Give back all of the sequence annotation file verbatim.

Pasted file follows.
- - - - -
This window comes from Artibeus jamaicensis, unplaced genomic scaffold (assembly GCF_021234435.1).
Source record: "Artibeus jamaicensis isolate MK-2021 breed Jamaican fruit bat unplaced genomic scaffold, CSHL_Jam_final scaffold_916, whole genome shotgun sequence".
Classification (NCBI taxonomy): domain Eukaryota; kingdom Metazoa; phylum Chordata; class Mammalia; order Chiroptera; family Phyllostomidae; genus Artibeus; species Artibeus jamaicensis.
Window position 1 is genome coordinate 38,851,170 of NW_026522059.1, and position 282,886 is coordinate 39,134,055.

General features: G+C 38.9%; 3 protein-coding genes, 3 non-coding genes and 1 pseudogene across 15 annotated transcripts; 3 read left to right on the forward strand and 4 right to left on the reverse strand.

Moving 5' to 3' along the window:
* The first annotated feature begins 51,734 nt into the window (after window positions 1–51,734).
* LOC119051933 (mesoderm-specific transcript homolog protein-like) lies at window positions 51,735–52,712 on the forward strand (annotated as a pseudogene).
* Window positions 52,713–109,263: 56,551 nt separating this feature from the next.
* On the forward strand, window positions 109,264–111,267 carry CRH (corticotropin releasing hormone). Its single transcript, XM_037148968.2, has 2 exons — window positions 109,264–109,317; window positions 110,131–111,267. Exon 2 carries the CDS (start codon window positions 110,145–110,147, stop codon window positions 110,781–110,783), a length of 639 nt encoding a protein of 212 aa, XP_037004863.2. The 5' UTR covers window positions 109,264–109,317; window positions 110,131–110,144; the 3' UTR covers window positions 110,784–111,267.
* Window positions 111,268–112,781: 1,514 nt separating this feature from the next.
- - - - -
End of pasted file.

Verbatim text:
This window comes from Artibeus jamaicensis, unplaced genomic scaffold (assembly GCF_021234435.1).
Source record: "Artibeus jamaicensis isolate MK-2021 breed Jamaican fruit bat unplaced genomic scaffold, CSHL_Jam_final scaffold_916, whole genome shotgun sequence".
Classification (NCBI taxonomy): domain Eukaryota; kingdom Metazoa; phylum Chordata; class Mammalia; order Chiroptera; family Phyllostomidae; genus Artibeus; species Artibeus jamaicensis.
Window position 1 is genome coordinate 38,851,170 of NW_026522059.1, and position 282,886 is coordinate 39,134,055.

General features: G+C 38.9%; 3 protein-coding genes, 3 non-coding genes and 1 pseudogene across 15 annotated transcripts; 3 read left to right on the forward strand and 4 right to left on the reverse strand.

Moving 5' to 3' along the window:
* The first annotated feature begins 51,734 nt into the window (after window positions 1–51,734).
* LOC119051933 (mesoderm-specific transcript homolog protein-like) lies at window positions 51,735–52,712 on the forward strand (annotated as a pseudogene).
* Window positions 52,713–109,263: 56,551 nt separating this feature from the next.
* On the forward strand, window positions 109,264–111,267 carry CRH (corticotropin releasing hormone). Its single transcript, XM_037148968.2, has 2 exons — window positions 109,264–109,317; window positions 110,131–111,267. Exon 2 carries the CDS (start codon window positions 110,145–110,147, stop codon window positions 110,781–110,783), a length of 639 nt encoding a protein of 212 aa, XP_037004863.2. The 5' UTR covers window positions 109,264–109,317; window positions 110,131–110,144; the 3' UTR covers window positions 110,784–111,267.
* Window positions 111,268–112,781: 1,514 nt separating this feature from the next.